Imagine that the president, in announcing his candidacy two years ago, had thrown his hat into the ring for the Democratic nomination. It’s not entirely impossible that he could have done so.

For over two decades, most of the president’s campaign contributions went to Democratic candidates, both locally and nationally. He changed party affiliations over that period five times – ping-ponging between both parties and engaging in a brief fling with the Independence party in addition to electing to choose no party when registering to vote four years before declaring his candidacy.

In previous years, the president supported many issues near and dear to the hearts of Democrats: a woman’s right to choose; belief in universal healthcare; funding for Planned Parenthood; a ban on assault weapons and longer waiting periods to purchase firearms; a “huuuuge” one-time 14.25 percent tax on the wealthy. He advocated legalizing not only marijuana, but all controlled substances, believing government efforts to thwart trafficking were ineffective and costly.

As many conservative Republicans stated during the campaign, a person can change their mind. True, but it’s unclear whether the president’s is, to steal some of Barack Obama’s thunder, change we can believe in.

Perhaps the president made a calculated decision to enter the presidential race as a Republican after concluding, along with most Americans, that Hillary Clinton would be the presumptive candidate for the opposing party and his ability to knock her from that mantle would prove fruitless.

As erratic as he may be, the president is an unconventional strategic thinker. Not always right, not willing to admit his mistakes nor grave errors in judgment, often a dangerous gambler, but a strategist nonetheless. The president recognized something that his opponent, until recently, did not. Democrats were increasingly overlooking the large number of working-class people that had previously been their base. Trump smelled opportunity and took advantage of it.

During the campaign, many journalists and pundits pointed out that the president and Bernie Sanders shared a certain degree of populist appeal. They both spoke to the needs and desires of a broad working middle class who felt that their elected officials had long forsaken them. Sanders, a former “Social Democrat,” was not a mainstream member of the traditional Democratic party. The president was disruptive and opportunistic, recognizing the nation was divided and wagering he could manipulate the electorate to suit his needs, unclear as they may be.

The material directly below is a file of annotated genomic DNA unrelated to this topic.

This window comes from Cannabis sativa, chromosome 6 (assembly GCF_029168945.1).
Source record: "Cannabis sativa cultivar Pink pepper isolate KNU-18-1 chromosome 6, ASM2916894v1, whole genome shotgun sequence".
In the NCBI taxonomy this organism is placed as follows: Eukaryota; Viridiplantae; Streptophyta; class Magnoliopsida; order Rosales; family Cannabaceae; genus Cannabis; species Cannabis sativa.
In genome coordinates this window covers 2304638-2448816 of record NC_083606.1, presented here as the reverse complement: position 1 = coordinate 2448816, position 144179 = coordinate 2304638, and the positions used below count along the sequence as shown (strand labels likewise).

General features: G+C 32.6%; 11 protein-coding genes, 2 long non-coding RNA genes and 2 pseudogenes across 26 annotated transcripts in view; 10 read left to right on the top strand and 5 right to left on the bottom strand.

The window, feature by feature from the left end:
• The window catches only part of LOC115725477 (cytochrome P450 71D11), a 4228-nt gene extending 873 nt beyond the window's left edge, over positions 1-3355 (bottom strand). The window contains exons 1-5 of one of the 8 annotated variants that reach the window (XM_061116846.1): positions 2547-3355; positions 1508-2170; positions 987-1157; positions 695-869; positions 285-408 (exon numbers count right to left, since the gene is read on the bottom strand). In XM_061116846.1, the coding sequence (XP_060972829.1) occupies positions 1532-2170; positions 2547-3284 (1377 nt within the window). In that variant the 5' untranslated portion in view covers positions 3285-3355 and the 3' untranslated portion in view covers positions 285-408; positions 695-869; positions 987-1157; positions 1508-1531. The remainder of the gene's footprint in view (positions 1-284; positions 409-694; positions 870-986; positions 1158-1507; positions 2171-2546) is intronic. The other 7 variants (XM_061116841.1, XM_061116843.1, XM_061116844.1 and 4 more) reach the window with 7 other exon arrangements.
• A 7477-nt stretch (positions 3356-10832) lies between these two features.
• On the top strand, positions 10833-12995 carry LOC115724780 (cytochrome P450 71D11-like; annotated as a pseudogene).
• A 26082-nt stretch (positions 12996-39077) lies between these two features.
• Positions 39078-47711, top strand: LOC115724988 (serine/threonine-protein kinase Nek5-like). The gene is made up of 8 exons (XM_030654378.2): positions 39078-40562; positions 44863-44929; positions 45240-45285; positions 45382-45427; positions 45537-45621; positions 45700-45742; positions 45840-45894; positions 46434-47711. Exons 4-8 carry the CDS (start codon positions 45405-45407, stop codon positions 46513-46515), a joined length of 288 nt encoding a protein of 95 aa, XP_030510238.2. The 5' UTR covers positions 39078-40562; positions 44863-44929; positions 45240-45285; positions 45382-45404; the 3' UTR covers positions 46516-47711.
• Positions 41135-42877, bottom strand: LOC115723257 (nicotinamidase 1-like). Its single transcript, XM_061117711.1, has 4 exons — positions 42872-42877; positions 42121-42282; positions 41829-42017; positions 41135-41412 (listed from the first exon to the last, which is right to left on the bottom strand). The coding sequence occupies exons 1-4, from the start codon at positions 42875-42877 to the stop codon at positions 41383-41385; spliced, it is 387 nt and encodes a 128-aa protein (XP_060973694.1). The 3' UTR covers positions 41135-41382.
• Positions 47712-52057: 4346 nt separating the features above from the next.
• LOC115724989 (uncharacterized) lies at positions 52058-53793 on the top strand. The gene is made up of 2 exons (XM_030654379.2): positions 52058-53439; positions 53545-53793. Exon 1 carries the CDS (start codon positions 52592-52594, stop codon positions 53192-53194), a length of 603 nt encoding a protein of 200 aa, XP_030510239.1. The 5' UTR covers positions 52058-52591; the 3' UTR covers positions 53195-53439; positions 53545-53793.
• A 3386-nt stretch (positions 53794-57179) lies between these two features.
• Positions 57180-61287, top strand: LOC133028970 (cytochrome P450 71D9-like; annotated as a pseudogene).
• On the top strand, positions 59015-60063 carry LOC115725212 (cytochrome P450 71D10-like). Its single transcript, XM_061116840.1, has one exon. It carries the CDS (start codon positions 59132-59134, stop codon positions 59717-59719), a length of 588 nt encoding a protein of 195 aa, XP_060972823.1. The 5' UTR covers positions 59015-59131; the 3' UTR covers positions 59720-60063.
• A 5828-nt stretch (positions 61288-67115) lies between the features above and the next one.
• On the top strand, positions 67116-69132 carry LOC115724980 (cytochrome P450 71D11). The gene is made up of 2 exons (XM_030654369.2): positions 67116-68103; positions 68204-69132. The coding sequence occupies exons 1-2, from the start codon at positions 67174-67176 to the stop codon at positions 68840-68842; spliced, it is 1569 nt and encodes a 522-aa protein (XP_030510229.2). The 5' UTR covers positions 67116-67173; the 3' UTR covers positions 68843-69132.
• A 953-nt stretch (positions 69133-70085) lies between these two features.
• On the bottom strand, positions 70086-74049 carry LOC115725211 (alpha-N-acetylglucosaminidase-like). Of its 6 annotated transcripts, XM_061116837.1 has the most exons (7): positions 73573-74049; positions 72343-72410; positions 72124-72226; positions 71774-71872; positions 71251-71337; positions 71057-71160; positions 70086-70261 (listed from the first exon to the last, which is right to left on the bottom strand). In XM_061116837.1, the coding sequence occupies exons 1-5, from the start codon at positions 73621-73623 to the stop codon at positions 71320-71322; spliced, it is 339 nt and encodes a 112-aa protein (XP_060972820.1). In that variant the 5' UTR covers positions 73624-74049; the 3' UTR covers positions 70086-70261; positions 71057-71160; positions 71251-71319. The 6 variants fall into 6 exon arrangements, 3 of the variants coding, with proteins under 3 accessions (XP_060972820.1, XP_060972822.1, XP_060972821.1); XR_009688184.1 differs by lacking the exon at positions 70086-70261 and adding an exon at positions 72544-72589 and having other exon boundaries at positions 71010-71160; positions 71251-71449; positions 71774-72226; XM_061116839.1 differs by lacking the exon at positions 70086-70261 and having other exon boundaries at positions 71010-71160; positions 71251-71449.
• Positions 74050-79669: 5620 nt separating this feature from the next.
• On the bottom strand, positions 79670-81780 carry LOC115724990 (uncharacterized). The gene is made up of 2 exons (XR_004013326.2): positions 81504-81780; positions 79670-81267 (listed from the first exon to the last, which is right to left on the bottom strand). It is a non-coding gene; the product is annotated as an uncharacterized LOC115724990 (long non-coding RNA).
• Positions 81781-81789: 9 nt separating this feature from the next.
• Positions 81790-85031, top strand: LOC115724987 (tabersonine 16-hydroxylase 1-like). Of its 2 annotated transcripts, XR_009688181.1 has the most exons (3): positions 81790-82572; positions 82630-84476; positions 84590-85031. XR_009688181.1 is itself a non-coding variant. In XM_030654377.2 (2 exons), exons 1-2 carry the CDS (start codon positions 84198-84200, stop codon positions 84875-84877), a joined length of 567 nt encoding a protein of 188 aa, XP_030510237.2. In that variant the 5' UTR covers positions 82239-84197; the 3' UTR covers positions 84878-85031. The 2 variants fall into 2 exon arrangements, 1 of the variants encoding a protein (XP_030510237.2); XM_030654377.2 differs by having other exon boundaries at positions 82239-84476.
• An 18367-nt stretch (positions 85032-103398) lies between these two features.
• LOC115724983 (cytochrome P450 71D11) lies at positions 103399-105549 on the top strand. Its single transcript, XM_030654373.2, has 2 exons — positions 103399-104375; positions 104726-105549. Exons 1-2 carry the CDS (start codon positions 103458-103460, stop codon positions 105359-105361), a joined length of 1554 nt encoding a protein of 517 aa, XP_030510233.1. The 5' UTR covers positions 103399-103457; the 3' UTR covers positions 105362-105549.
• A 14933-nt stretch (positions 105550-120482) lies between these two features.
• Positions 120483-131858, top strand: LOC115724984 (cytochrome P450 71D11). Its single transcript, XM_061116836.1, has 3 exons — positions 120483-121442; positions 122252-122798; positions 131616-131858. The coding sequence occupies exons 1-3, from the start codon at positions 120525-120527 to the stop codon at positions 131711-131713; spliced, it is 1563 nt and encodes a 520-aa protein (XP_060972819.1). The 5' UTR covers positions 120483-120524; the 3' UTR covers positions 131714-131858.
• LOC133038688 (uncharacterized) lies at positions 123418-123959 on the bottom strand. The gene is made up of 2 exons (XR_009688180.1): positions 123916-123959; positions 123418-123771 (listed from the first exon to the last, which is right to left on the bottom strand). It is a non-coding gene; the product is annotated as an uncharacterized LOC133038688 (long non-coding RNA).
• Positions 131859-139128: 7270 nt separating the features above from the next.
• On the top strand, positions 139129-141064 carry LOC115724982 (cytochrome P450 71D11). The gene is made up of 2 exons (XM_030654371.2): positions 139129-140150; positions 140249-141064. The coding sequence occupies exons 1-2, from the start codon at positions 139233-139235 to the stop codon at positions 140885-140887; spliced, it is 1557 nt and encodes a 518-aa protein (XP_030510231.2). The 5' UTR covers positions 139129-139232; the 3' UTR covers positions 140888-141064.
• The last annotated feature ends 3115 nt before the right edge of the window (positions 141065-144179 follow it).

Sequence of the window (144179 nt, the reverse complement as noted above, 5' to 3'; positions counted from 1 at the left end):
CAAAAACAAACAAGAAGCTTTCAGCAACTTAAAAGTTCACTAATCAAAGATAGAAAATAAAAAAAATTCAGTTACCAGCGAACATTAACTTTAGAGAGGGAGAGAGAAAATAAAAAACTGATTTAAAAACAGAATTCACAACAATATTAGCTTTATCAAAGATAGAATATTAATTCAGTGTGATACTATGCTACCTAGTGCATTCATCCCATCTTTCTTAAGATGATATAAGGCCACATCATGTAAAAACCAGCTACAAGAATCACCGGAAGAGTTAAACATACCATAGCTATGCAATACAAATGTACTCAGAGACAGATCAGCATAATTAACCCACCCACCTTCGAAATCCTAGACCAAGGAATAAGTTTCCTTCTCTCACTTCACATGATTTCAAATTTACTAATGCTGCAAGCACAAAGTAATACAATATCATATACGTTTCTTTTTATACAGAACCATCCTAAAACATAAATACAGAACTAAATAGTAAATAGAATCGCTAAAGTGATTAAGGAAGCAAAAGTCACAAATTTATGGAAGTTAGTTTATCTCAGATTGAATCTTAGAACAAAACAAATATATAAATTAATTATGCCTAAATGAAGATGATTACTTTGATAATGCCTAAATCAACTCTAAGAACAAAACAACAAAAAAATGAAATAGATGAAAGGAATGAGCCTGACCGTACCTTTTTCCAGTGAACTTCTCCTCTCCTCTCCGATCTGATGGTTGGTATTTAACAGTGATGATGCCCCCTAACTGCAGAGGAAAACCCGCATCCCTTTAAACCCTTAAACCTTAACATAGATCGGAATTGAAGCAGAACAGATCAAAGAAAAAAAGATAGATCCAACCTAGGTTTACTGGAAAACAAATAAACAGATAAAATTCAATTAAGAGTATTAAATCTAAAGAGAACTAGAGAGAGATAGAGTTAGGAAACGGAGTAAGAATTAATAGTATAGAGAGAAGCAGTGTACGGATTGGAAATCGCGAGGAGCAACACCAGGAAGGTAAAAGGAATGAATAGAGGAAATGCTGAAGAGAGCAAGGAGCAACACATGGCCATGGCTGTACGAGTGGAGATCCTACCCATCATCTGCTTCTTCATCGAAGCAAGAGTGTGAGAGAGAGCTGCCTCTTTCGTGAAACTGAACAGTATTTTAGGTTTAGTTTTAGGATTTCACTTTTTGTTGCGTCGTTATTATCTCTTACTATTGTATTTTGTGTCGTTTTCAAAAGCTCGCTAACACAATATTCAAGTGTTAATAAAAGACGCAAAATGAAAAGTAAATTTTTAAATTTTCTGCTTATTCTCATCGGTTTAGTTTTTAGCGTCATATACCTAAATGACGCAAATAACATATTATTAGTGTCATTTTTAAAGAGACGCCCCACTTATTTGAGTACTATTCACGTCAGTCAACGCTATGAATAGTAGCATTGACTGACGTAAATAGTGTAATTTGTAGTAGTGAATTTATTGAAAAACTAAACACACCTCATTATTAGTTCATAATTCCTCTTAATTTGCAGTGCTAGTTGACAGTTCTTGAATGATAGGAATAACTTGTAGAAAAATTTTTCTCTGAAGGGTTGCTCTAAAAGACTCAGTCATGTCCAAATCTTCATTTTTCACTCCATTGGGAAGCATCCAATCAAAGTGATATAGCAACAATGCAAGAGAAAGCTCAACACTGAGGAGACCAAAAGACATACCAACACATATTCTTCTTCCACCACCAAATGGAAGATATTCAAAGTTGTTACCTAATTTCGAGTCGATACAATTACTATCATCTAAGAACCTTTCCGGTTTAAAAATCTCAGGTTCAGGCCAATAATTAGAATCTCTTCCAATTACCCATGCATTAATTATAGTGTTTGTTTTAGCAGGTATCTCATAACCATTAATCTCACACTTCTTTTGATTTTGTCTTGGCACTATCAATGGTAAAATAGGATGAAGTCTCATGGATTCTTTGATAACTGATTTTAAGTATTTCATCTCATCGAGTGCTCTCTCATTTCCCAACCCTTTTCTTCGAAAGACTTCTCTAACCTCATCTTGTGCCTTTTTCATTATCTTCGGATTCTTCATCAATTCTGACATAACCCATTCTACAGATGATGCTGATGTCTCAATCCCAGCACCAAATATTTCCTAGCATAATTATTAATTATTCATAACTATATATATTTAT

Unpredictable is increasingly becoming the president’s middle name. No surprise. It was clear from the start. Still, last week’s surprise “deal” over the Deferred Action for Childhood Arrivals Program, or DACA, and the president’s border wall took Washington and the rest of the country by surprise.

Clearly, the president felt compelled to reclaim his self-proclaimed eminence as the ultimate dealmaker, even if it meant enlisting Congressional Democrat leaders Chuck Schumer and Nancy Pelosi to do so. Ultimately, the president’s actions aren’t based on party affiliation or ideologies, be they Republican or Democrat, conservative or liberal. The president speaks to and for a party of one: the Party of Trump.

The president has always done what is best for himself in business and, now, in politics. He does not like losers. He likes “killers” and “winners,” criteria often attributed to himself and other extremely wealthy individuals. The president will discard anyone who proves unsuccessful in their attempts to fulfill promises and pledges. Which is why he has effectively “fired” House Speaker Paul Ryan and Senate Majority Leader Mitch McConnell and embraced their Democratic counterparts.

The president will do what it takes to look good even if it means alienating the party leaders who believed they could regulate him and the base that supported him. He wants to win “bigly” or “big league” or however he pronounces it next. If it means working with members of the opposite party, so be it. In some respects, this too is a strategic move. Realpolitik has long been practiced in the Swamp. It truly is the only way to get things accomplished. Maybe reaching across the aisle isn’t such a bad thing. So, must the president think. Last week at least; perhaps not today; perhaps tomorrow or with his next tweet.

If Republicans in Washington hope to move forward with their legislative agenda, if they truly desire to retain control of the White House in 2020, they may consider falling to their knees and pray that the president yet again switches party affiliation and, next time, run as a Democrat. It may very well assure them of winning both the electoral and popular votes by a landslide.

© Blair Bess 2017

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